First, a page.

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THE BRIDGE OF SOUTHERN NEW MEXICO

Changing nature of work: The difference between skills, degrees

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The pandemic has spurred a rapid increase in a host of trends, but perhaps none more dramatic than the changing world of work.

This was a significant topic of the conversations at Innovate+Educate’s summit this year. I+E has been leading the charge on a transition away from traditional hiring practices based primarily on degrees to one based on skills, which would then bring more otherwise qualified workers into more high-value careers.

This transition is really key to opening wide the talent pool for employers. Degree inflation (requiring college degrees for jobs that don’t actually need them) became a major factor after the Great Recession of 2008, but today is at the heart of labor shortages faced by employers. Thinking differently about talent and sources of talent is no longer a “nice to have” but rather a “must have.”

According to data from the New Mexico Department of Workforce Solutions, there are 0.24 available workers for every one job opening. This is a crisis for New Mexico, as we seek to spark both economy and economic prosperity for our families. We have talent – how do we mobilize them to step into and grow job opportunities here? How do we look at all of those in our high schools, colleges, and universities and help them make the shift, too? And how do our employers think differently about jobs and talent?

Nicole Overley, senior partner with Deloitte Consulting, opened wide this window into the shifting world of work at this year’s summit.  

She pointed to the trends that reflected:

The Great Exhaustion, in which actual time working has increased during the pandemic, due in part to remote work, and the fact that 1.4 million women have left the workforce

The Great Resignation, in which 14 million have left the workforce all together

The Great Reshuffle, in which one-third of US workers have moved out of their cities and almost one-half plan to apply for new jobs not near their homes.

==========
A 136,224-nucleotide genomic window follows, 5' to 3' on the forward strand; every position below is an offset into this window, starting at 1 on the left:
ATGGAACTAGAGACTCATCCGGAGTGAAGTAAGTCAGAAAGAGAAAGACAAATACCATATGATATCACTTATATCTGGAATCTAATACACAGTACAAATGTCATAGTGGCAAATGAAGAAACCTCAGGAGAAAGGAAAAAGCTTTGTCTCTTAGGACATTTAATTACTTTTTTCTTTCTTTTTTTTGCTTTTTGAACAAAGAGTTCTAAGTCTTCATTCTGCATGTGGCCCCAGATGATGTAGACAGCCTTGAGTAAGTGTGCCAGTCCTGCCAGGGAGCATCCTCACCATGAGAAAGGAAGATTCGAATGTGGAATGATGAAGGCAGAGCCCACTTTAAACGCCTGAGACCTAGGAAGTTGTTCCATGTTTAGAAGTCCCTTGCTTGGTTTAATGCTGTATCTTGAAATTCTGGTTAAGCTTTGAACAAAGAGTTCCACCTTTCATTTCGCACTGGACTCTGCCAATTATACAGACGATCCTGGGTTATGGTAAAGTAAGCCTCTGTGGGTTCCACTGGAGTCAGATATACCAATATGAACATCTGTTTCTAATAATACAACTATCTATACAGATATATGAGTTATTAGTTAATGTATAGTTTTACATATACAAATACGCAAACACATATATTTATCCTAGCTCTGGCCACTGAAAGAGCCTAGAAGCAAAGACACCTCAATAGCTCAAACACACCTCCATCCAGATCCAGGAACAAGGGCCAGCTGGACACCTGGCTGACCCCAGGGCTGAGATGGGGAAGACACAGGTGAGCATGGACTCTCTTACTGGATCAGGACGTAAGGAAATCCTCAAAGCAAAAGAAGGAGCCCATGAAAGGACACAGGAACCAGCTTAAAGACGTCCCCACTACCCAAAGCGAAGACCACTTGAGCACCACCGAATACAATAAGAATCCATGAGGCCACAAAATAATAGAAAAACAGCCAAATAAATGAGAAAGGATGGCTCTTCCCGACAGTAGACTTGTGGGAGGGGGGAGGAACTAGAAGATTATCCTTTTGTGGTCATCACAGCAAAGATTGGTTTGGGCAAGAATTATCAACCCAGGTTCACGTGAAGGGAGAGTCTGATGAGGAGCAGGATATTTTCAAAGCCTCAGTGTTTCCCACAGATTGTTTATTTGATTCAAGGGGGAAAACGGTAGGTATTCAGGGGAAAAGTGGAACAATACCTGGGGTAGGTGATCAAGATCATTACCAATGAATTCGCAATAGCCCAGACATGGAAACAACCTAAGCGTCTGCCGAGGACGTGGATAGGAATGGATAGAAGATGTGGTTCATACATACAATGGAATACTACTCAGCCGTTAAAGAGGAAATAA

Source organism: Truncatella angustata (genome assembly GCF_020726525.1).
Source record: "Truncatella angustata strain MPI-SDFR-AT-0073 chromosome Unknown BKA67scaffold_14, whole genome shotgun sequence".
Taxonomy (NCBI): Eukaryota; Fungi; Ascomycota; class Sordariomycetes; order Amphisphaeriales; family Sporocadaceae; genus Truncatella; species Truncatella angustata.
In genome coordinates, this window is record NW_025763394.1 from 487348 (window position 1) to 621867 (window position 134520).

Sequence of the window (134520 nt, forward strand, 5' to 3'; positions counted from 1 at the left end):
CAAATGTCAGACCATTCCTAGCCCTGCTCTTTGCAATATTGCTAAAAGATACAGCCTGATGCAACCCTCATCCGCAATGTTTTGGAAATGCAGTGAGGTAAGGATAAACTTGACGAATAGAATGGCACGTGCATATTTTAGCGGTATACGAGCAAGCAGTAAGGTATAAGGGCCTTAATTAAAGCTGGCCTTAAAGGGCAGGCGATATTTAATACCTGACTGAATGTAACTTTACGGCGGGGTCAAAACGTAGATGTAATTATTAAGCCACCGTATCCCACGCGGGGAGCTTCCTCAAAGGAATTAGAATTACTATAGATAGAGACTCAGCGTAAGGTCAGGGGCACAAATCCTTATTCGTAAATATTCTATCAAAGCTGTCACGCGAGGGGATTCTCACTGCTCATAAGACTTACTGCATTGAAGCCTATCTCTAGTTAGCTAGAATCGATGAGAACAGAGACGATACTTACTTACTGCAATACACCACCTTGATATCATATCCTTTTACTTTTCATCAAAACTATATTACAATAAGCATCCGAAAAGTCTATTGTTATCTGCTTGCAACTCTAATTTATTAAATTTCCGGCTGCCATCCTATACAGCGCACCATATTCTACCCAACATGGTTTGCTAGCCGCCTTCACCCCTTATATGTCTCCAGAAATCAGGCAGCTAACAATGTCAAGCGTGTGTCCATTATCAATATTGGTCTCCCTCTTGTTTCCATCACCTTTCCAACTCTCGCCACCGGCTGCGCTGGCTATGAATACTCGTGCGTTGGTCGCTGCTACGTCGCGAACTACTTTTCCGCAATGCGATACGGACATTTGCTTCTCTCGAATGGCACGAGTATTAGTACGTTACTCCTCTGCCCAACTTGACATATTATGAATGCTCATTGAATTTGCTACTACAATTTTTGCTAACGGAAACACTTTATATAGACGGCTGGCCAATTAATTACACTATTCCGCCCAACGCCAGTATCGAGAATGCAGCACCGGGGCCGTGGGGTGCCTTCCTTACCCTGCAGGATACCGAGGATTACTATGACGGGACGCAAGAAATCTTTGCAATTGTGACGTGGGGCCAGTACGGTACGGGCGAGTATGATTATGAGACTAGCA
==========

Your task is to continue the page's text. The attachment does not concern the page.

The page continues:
These challenges will require great solutions, which she characterized as the future of meaningful work:

Rearchitecting work from the standpoint of how to produce work outcomes through the integration of technology and valuing work

Adapting the workplace -- changes in work environment, including physical design, culture and collaboration

Elevating the workforce, which includes thinking broadly about talent and options for workers to engage in ways like crowd sourcing, gig workers, contractors, as well as employees

As employers are agile and able to adapt to these changes, they’ll be more successful in attracting and retained the skilled workers they need. But it is also incumbent upon all in the education space to help our talent be ready for this seismic shift in the world of work, too.

We know exactly a core set of foundational skills required by the local employers who participated in our Industry Roundtables in 2020-21. They include:

Math Skills:  adding and subtracting; multiplying and dividing; taking or interpreting measurements; using fractions, decimals, and percentages.

Reading, Writing, and Language Skills: applying information that is read; correct spelling and grammar in writing; identifying main points from written content; assessing credibility of written content; reading at a reasonable speed; production of clear writing.

Employability Skills: communication; self-management; interpersonal skills; initiative; teamwork; professionalism; enthusiasm and attitude; problem solving and critical thinking.

Technology Skills:  using computers and computer programs; entering data; writing and responding to emails; using word processing programs (MS Word); adapting to and learning new technology.

Digital Literacy:  evaluating the credibility of digital sources; accessing information to troubleshoot problems with technology; using digital resources to learn new skills;

understanding online risks.

As our teachers, instructors and professors equip our students with these skills, and as our employers are agile and able to adapt and shift their own hiring practices and workplaces, Doña Ana County will continue to build out our “ecosystem of opportunity,” ensuring our economic growth and success for the long-term.

Tracey Bryan is president/CEO of The Bridge of Southern New Mexico. She can be reached at TraceyBryan@thebridgeofsnm.org